The X-33 could be modified to save mass as it was designed for re-entry with an all metal fuselage.  Since this wasn't going to go orbital, this can be replaced with a lighter configuration.  If the tank problem has been solved, this will also help with mass.  Otherwise, you can use the type of tank that the Shuttle used.  The savings in mass for the fuselage can go for the tank, if necessary.

Let's look at what we've got with propulsion:
The RS-2200 Linear Aerospike Engine[3] was derived from the XRS-2200. The RS-2200 was to power the VentureStar single-stage-to-orbit vehicle. In the latest design, seven RS-2200s producing 542,000 pounds of thrust each would boost the VentureStar into low earth orbit.

The X-33 was to use only two of these engines.  The above specification is greater than what is listed for the X-33, as can be seen.  So, what if we cut it down to just one engine?  Having two will give you the same configuration as the X-33, though.  But you would be overpowered, I would think.

With a million pounds of thrust, you could lift a half million pounds with some spare capacity.  If you were to cut that down to 1 engine only, you would have no spare capacity, and an engine loss would mean a crash.  Let's stick to two engines for this discussion.

Here's a few calcs from a spreadsheet.  Have to run, got a busy day ahead.  This is only a rough draft as I am out of time.

The spreadsheet above has an error: There's more mass fraction available to launch, about 9k kg to be exact.  This is therefore considered to be a more conservative estimate than what it appears to be


Hate to say this, but there are some more errors in this post. Back to speculation mode after all.

The ISP of the X-33 engines are not as high as I thought when I made the spreadsheet calculations above. Those are out the window now. The ISP is not as good as I thought, so can this idea still fly?

I mean, is it still worth it? Perhaps I can look at that next.


Next in Series, Part 5

Friday, July 27, 2012

Towards a reusable rocket system with a fast turnaround, part 3

Speculation alert

A small, but important detail was left out in the previous discussion. The Falcon 9's ISP leaves a lot of room for improvement. The will occur once SpaceX goes with an all LH2/LOX rocket in both stages.

Let's look at the first stage of the Falcon 9:

255 ISP on First Stage, 345 for second stage
Now compare this with the main engines of the Shuttle.  You have a considerable discrepancy in performance there.  This will make a big difference when calculating masses in the rocket equation.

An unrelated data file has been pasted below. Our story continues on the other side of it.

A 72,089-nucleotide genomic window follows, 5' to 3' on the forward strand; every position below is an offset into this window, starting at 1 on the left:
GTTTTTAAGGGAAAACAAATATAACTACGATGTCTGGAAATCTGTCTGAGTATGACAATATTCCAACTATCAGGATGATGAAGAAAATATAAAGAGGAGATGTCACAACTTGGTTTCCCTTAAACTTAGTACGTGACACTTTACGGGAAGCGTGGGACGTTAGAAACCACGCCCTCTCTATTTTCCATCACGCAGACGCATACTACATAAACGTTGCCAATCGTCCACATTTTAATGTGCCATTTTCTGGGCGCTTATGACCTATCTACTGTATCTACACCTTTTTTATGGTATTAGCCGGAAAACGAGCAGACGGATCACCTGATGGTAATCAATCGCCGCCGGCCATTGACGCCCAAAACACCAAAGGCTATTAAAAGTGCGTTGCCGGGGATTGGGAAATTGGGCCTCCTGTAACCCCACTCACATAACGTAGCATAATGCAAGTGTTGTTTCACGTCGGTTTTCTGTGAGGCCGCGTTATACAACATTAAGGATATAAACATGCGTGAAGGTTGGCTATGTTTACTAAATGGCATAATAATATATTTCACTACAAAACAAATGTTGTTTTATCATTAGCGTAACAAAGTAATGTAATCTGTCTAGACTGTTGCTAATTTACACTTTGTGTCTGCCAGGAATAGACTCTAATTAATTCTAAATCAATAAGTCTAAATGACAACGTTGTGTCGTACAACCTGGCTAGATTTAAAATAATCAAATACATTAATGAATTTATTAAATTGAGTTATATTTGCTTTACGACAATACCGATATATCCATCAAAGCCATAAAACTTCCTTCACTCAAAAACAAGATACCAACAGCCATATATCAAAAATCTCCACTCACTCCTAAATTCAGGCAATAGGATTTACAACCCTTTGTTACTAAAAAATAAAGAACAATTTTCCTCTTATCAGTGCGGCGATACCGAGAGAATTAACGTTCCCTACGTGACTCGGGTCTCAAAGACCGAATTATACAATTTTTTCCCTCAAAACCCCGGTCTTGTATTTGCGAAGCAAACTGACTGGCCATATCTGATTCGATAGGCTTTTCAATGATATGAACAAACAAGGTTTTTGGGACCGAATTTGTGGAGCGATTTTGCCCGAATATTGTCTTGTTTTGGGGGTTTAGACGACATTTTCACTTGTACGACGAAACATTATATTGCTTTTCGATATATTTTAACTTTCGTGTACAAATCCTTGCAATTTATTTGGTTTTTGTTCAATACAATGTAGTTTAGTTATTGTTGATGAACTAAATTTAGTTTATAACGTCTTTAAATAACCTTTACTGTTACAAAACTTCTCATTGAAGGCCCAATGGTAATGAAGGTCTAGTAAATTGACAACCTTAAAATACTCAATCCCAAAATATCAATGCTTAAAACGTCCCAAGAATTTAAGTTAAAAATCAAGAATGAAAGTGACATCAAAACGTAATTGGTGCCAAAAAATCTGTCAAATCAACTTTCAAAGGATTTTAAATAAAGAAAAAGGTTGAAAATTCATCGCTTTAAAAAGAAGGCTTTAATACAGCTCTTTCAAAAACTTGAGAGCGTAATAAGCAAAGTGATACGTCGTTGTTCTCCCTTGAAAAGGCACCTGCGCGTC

I am guesstimating upwards of 350000 pounds of wet mass can be shaved off the Falcon 9 by using liquid hydrogen instead of RP-1.   The mass savings could be applied in making the Falcon 9 fully re-usable.

Based upon this, I think SpaceX's odds of success at being 100%.   They will succeed.


Next in Series, Part 4

Obama’s Ratings Dive

Dick Morris

Rather the cause of his decreased likeability is his negative campaigning, both in person and on the air. He is now no longer the sunny, optimistic, friendly person he portrayed himself as being in 2008. Instead, a nasty, surly, angry image has taken over.

If Romney goes positive soon, the outcome of this election could become a foregone conclusion.

David LeBlanc - Molten Salt Reactor Designs, Options & Outlook @ TEAC4

Published on Jul 20, 2012 by gordonmcdowell

A ton of information here.

He has a few cautions about being too enthusiastic, and letting it get out of hand.  On the other hand, there's even more reasons to be enthused- don't let that discourage you.

Just keeping it real is the idea.  Come for the Thorium, and Stay for the Reactor.

The X factor--- the human element

When probing the reasons for why great ideas don't take hold, one may want to consider the NFL draft.  Each year, the National Football League holds a draft in order to select the most promising young players to develop into the next stars in the American game known as football.  The success in the draft is a key determinant in a team's success.  Millions of dollars are spent evaluating prospects.  Despite all this probing and measuring of talent, the process is hardly foolproof.  There some elusive factor in success which is not so easy to probe and measure.  It is this elusive quality that often gets missed during this expensive process.  As a consequence, many prized prospects don't make it, and some players become superstars, but are initially overlooked in this process.  It is this elusive quality that could be seen as an X factor-- an unknown and unpredictable quality that can go undetected.  It is a distinctly human element seen not only in sports, but in life in general.

So, when asking why the LFTR hasn't been adopted, this can be a reason given.  It is like the NFL draft.  Sometimes the best players get by the evaluation process.  Sometimes a highly touted player doesn't succeed as expected.  The same can be true for ideas.  The liquid thorium reactor may well be a superstar that has gotten overlooked.  It's failure to get noticed should not be seen as a failure of an idea, but instead, it is the failure of those who evaluate ideas to see the potential in it.

Back to the NFL draft, there's a player right here in Houston that wasn't even drafted.  Arian Foster is now considered to be one of the best running backs in the league.  He has made All Pro two years in a row.  But this same team spent a number one pick in the draft for David Carr, who never made it as a great quarterback in the league.  Other examples are Tom Brady of the New England Patriots. He was drafted in the sixth round, but should have been rated much higher.  He will be in the Hall of Fame some day.  Clearly, the process to pick the best players failed--- and you can't blame the team.  It failed Houston with Carr and failed again in the case of Arian Foster.